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Robert V. Hine dies at 93; historian wrote of losing, regaining sight

Historians in the News
tags: obituary, Robert V. Hine



Robert V. Hine, a memoirist, novelist and prolific historian of the American West who wrote a highly praised chronicle of regaining his sight after 15 years of blindness, has died of natural causes at his Irvine home. He was 93.

Hine was a founding member of the faculty at UC Riverside, where he taught history from 1954 to 1990. His death on March 27 was announced last week by UC Irvine, where he spent part of his retirement writing books and mentoring colleagues in the history department.

An expert on California's utopian movements and the philosopher Josiah Royce, Hine wrote or edited more than a dozen books, including an overview of the history of the American West that remains a standard college text more than four decades after its original publication in 1973.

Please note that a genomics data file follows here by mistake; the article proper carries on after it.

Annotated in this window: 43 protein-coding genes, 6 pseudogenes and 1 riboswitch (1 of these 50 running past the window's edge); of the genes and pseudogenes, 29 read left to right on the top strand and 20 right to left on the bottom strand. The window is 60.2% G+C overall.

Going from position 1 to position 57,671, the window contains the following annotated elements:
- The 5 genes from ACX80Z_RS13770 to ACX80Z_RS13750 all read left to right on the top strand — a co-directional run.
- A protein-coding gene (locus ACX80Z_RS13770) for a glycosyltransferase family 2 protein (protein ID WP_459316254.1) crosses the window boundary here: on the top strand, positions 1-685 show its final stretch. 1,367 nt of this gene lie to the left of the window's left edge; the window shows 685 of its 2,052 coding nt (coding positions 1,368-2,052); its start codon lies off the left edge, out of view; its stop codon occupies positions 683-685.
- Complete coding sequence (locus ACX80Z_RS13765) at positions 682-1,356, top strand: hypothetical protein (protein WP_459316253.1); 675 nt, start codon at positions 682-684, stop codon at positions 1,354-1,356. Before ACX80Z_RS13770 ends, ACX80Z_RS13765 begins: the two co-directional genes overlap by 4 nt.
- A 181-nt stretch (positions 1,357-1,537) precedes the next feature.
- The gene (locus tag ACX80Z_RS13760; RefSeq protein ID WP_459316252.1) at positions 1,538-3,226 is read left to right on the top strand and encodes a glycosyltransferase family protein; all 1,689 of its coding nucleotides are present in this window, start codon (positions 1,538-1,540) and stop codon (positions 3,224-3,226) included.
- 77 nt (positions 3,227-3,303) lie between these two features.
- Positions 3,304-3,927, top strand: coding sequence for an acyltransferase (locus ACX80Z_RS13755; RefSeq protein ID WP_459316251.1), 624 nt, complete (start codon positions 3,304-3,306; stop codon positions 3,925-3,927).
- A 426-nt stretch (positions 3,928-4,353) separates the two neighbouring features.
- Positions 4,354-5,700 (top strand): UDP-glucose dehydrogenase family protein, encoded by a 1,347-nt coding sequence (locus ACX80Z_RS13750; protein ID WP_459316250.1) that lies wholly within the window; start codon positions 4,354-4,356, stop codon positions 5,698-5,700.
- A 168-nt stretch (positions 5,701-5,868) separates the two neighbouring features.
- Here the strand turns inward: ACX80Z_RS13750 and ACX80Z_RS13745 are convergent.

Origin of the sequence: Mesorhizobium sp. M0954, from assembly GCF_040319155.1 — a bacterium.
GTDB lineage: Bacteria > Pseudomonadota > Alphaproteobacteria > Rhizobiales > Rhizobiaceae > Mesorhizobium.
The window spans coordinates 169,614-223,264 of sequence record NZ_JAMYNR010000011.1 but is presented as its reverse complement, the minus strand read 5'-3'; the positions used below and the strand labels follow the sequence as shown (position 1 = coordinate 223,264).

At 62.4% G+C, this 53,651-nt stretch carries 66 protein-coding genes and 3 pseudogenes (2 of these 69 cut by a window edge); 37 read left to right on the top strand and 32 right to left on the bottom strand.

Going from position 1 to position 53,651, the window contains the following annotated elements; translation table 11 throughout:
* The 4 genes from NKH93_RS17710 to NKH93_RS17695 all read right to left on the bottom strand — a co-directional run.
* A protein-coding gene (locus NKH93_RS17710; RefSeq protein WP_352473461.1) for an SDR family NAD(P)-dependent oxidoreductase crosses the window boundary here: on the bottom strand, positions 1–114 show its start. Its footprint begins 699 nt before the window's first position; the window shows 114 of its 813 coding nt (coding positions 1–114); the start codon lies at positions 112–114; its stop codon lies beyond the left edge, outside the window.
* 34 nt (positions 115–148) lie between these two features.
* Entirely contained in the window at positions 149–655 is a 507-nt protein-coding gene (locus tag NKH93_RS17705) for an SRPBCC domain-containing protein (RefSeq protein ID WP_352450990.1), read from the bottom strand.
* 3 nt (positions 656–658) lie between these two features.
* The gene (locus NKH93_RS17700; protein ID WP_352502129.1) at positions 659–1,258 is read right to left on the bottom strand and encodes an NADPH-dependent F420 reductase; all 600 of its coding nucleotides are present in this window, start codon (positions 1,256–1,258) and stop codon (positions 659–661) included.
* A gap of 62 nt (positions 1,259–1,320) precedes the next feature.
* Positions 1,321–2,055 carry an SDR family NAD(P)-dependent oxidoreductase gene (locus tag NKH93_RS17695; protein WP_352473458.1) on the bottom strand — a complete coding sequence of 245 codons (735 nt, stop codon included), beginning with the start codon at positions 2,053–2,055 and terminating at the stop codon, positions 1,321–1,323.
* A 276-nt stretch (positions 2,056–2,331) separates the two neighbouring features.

But it was a non-academic work that brought the longtime professor his broadest public recognition. 

A Book-of-the-Month Club selection, "Second Sight"(1993) was a frank, eloquent memoir of his journey into blindness and back, exploring not only his own experiences but those of other blind writers, including humorist James Thurber and poet Jorge Luis Borges.

In the book he suggested that if anyone could adapt to the requirements of a sightless life, he was such a person. ...

Read entire article at The Los Angeles Times


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